January 2, 1839: photography pioneer Louis Daguerre took the first photograph of the moon.
US Labor History
January 2, 1905: conference of 23 industrial unionists in Chicago issued an Industrial Union Manifesto calling for an industrial Union Congress to be held in Chicago June 27. January 2, 1949: in AFL v. American Sash & Door Co, the US Supreme Court ruled against the closed shop, a labor-management agreement that only union members could be hired and must remain members to continue on the job.
January 2, 2006: an underground explosion at Sago Mine in Tallmansville, W. Va., trapped 12 miners and cut power to the mine. Eleven men died, mostly by asphyxiation. The mine had been cited 273 times for safety violations over the prior 23 months.
January 2, 1910: from the New York Times: “Miss Alice Paul of Philadelphia, the suffragette who on December 9 was released from Holloway Jail after serving one month's imprisonment for her share in the suffragette demonstration at the Lord Mayor's banquet at the Guildhall, will sail for America some day next week.” On November 11, 1909, Feminism & Voting Rights: Alice Paul arrested for throwing stones through a window at the Guildhall while the Lord Mayor’s banquet was in Progress. Inside the hall, Lucy Burns found Winston Churchill, waved a tiny banner in his face, and asked him, “How can you dine here while women are starving in prison?”
January 2, 1920: over 500 government agents acting on direction of US Attorney General Mitchell Palmer carried out a massive counter-terror operation in 33 US cities, arresting between six and ten thousand aliens suspected of Communism, radicalism and anarchism. The "Palmer Raids" and the detentions and deportation proceedings that followed them were denounced by a number of prominent lawyers and judges who later established the American Civil Liberties Union.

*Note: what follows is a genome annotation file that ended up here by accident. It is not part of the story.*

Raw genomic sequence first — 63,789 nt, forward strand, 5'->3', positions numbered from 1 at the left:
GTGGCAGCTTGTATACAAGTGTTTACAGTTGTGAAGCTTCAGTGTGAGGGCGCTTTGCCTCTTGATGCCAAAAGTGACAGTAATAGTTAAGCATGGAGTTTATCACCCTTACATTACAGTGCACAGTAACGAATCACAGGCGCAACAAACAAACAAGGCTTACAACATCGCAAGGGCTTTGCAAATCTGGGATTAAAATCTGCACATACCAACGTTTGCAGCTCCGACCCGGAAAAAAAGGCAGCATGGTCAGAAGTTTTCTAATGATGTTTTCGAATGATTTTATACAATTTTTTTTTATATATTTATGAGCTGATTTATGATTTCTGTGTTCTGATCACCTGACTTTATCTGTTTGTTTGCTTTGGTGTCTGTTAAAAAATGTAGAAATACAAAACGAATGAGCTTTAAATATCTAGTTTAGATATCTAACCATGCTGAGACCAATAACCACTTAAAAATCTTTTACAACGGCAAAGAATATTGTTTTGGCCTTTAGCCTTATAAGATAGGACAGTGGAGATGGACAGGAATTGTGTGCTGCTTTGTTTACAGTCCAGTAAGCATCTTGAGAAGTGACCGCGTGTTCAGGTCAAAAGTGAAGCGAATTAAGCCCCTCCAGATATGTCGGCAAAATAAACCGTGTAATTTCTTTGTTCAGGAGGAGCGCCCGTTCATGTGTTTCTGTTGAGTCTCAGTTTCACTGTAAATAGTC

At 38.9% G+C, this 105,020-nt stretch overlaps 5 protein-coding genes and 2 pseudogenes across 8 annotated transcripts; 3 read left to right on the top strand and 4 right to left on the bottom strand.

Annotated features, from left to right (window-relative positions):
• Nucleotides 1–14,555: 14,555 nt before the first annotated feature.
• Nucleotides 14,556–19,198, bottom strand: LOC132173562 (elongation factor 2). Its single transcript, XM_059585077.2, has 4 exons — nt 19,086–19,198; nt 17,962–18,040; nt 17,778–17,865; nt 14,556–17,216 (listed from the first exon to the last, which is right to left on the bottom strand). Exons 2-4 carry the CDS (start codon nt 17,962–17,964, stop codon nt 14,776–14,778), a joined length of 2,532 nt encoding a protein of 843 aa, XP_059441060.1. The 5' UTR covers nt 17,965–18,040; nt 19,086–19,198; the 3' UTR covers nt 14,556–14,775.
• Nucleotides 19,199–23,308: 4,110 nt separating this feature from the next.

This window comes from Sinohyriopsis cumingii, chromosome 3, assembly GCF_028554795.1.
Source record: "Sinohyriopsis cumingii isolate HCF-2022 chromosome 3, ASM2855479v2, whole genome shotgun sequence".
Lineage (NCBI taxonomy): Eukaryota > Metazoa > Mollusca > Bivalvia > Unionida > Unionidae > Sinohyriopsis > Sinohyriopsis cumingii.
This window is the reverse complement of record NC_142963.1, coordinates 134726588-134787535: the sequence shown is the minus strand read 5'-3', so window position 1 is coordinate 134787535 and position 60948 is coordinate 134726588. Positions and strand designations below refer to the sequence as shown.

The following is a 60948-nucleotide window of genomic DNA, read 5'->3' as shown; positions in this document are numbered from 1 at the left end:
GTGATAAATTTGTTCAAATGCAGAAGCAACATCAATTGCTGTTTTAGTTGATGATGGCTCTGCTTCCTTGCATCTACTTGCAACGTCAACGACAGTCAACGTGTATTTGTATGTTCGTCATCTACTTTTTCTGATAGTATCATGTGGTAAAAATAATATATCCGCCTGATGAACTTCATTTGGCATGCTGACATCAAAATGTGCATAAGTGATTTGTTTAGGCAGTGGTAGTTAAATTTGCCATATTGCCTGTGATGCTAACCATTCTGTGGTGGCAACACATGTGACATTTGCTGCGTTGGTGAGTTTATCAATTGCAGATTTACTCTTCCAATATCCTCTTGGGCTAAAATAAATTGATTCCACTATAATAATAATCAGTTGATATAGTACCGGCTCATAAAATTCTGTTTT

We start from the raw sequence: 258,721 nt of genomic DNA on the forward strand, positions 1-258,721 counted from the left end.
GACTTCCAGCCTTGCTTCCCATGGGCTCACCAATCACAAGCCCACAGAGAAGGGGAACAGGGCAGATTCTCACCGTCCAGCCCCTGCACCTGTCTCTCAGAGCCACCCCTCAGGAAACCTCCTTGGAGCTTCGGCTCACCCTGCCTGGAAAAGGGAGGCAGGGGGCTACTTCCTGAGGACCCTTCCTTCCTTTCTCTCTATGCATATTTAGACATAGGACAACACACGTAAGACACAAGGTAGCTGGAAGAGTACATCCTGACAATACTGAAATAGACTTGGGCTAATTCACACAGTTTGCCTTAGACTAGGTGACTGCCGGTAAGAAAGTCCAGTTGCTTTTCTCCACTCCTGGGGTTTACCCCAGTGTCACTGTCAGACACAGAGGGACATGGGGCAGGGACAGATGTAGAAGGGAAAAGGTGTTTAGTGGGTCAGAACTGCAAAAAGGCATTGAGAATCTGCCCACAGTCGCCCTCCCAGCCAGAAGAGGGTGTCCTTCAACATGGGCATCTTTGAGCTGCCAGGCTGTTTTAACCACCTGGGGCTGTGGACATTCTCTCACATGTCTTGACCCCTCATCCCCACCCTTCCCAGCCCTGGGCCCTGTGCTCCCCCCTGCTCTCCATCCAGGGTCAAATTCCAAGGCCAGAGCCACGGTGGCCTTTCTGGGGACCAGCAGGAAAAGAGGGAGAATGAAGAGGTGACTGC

January 2, 1944 15-year-old Willie James Howard, a black boy, was kidnapped and lynched by three white men in Suwannee County, Florida, after being accused of sending a love note to the daughter of one of the men. During Christmas 1943, Willie Howard sent cards to all of his co-workers at the Van Priest Dime Store in Live Oak, Florida. Unlike the other cards, Willie’s card to Cynthia Goff, a white store employee, revealed a youthful crush. His greeting expressed hope that white people would someday like black people and concluded: “I love your name. I love your voice. For a S.H. [sweetheart] you are my choice.” After reading the card, Cynthia’s father, Phil Goff, brought two friends to the Howard home and demanded to see Willie. Despite his mother’s pleading, the men dragged Willie away, and then kidnapped Willie’s father, James Howard, from work. The men drove the two Howards to the embankment of the Suwanee River, bound Willie’s hands and feet, stood him at the edge of the water, and told him to either jump or be shot. Willie jumped into the cold water below and drowned while his father was forced to watch at gunpoint. Willie’s body was pulled from the river the next day. Goff and his accomplices admitted to the local sheriff that they took Willie to the river to punish him, but claimed the teen had become hysterical and jumped into the water unprovoked at the thought of being whipped by his father. Fearful for his own life and the other members of his family, James Howard signed a statement supporting Goff’s account. He and his family fled Live Oak three days later.